Tuesday, 5 February 2019

Bryan Ferry - Frantic (2002)


  

Released February 2002

This was Bryan Ferry's first album not completely of covers since "Mamouna" in 1994, eight years previously. The only album in between had been the thirties covers of "As Time Goes By" from 1999. It is a most underrated, varied and satisfying album. Some of Ferry's albums suffer ever so slightly from getting into one vibe and staying there. Comparatively, this one is more varied in styles while still obviously containing Ferry's laid-back lounge-bar vocal style.

TRACK LISTING

1. It's All Over Now, Baby Blue
2. Cruel
3. Goin' Down
4. Goddess Of Love
5. Don't Think Twice, It's All Right
6. Nobody Loves Me
7. Ja Nun Hons Pris
8. A Fool For Love
9. Goodnight Irene
10. Hiroshima...
11. San Simeon
12. One Way Love
13. I Thought

The album begins with a precursor to 2007's "Dylanesque", with a storming harmonica-drenched cover of Dylan's "It's All Over Now, Baby Blue". A lot of people seem to have a problem with Ferry's Dylan covers. As a Dylan fan, personally I really like them. Almost half the songs on the album are from Ferry's collaboration with The Eurythmics' Dave Stewart. The insistent, atmospheric "Cruel" is one of these. It is full of industrial, swirling guitar sounds and a detached but captivating Ferry vocal. "Goin' Down" is a cover of a Jeff Beck Group song. It is done in a similar bluesy style, with Ferry's harmonica replacing Beck's guitar for the most part, although there is still some good guitar on this one. It has a great atmosphere all over it. As if it were made for Ferry.

"Goddess Of Love" is a haunting song about Marilyn Monroe that has that lounge bar style that 1994's "Mamouna" album had. The album's second Dylan cover is "Don't Think Twice, It's All Right" and has a fetching Ferry vocal backed by a rolling piano. It is starkly evocative and also contains another excellent harmonica solo. "Nobody Loves Me" has some impressive guitar riffage and another haunting vocal. "Ja Nun Hons Pris" is a thirty-five seconds long, odd track. It is simply some female vocal incantations in Old French. It is appealing though, a shame it doesn't last longer. It merges into Ferry's composition, the graceful mid-pace rock balladry of "A Fool For Love". Bryan is loving the harmonica on this album, isn't he? Here it appears again, to great effect once more. It also has some nice backing vocals.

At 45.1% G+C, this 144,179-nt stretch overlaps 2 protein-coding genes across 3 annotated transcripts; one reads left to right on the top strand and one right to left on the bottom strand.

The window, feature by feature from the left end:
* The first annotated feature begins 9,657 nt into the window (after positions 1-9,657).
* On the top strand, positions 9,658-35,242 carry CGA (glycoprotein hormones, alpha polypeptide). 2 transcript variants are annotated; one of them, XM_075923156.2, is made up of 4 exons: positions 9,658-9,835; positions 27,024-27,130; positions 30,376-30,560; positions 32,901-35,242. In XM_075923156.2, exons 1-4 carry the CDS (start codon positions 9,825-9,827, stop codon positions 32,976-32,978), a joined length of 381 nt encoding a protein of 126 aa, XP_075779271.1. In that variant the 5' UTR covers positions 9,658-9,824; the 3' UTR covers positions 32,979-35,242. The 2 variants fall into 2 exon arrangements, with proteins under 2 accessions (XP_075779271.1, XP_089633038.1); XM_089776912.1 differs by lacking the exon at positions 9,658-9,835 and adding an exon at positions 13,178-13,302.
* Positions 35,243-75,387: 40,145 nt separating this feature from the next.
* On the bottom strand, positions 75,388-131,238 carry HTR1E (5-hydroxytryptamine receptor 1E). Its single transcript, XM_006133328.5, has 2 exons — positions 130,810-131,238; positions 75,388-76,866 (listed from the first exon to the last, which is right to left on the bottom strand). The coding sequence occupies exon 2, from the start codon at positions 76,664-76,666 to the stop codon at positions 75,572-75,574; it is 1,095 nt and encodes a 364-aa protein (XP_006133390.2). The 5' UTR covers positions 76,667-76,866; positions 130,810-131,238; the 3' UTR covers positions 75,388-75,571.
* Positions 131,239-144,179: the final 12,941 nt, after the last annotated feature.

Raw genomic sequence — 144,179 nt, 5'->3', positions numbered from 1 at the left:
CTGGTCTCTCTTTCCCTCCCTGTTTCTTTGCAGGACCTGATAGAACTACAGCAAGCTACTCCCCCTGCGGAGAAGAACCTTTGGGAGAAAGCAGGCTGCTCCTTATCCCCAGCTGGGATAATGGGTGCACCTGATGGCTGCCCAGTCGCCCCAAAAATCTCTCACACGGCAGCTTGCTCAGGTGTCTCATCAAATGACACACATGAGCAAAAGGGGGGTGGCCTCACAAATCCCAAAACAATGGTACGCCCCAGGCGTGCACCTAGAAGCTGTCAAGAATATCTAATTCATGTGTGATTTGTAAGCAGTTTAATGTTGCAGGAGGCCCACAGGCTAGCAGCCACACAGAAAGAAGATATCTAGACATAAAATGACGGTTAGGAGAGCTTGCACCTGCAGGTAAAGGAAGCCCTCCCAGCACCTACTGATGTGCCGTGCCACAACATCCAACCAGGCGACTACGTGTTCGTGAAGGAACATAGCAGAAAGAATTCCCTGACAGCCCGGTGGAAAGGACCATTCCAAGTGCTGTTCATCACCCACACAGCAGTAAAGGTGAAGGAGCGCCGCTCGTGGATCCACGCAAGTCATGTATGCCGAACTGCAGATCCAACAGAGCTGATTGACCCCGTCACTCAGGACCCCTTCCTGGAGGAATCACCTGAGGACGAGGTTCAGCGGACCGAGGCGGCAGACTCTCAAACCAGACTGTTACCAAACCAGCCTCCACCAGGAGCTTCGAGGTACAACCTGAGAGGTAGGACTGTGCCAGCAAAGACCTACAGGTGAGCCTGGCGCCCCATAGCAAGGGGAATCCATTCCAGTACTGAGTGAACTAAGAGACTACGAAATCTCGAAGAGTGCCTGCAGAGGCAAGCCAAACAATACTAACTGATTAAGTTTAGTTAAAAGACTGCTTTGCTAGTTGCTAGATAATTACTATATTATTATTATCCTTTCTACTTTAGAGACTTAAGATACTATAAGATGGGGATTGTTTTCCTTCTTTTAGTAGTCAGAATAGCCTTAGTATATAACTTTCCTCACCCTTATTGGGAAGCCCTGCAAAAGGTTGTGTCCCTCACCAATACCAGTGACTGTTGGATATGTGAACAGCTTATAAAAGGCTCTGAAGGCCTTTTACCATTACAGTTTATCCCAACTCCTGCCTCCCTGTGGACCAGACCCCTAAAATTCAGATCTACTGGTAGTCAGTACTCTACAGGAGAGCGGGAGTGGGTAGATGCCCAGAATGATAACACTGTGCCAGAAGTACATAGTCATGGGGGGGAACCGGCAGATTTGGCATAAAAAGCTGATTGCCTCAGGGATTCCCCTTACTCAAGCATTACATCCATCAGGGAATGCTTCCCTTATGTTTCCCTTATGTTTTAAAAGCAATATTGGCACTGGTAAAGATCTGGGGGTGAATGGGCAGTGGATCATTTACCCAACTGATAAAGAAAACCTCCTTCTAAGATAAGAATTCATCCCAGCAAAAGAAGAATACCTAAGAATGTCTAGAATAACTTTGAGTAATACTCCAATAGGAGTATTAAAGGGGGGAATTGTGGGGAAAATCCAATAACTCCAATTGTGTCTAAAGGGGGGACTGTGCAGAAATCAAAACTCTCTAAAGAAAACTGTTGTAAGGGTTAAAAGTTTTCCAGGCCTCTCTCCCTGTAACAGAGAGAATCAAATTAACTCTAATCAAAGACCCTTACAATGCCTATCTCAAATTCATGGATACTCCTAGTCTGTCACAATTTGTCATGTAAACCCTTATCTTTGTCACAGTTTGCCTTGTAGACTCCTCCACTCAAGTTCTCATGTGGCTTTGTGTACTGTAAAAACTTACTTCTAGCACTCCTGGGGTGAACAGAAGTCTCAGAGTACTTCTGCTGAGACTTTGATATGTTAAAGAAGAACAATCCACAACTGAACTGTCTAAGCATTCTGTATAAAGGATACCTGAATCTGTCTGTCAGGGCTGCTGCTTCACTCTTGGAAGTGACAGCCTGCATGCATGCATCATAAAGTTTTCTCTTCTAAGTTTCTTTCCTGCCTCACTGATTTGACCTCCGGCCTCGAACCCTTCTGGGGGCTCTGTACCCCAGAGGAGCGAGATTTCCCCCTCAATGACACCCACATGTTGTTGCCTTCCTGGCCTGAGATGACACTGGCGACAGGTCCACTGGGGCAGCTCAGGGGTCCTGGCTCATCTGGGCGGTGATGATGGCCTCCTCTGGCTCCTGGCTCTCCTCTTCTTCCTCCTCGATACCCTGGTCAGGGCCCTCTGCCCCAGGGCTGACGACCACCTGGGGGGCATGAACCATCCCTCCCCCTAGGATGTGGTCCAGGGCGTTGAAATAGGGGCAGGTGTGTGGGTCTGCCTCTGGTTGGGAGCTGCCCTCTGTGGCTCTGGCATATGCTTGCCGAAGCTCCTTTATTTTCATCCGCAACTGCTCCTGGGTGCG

Next up is a cover of Leadbelly's thirties blues "Goodnight Irene" done a down-home folky style. It has a Cajun-style fiddle backing. "Hiroshima..." has echoes of Ferry's earlier solo albums and also of Roxy Music's "Avalon" period. It has an infectious vibe to it. It merges straight into the brooding piano and keyboard noises over spooky vocals of "San Simeon". "One Way Love" was apparently a Drifters song, although not one I knew previously. It is done in an upbeat, sixties pop style with some jangling Searchers guitar. The final track, "I Thought" is a collaboration with old Roxy Music band-mate Brian Eno. It is not really a Roxy-style song, though, being a light-ish, appealing poppy number.  It is a very good song though and it ends what was one of Bryan Ferry's best, but strangely little-mentioned albums.

B

No comments:

Post a Comment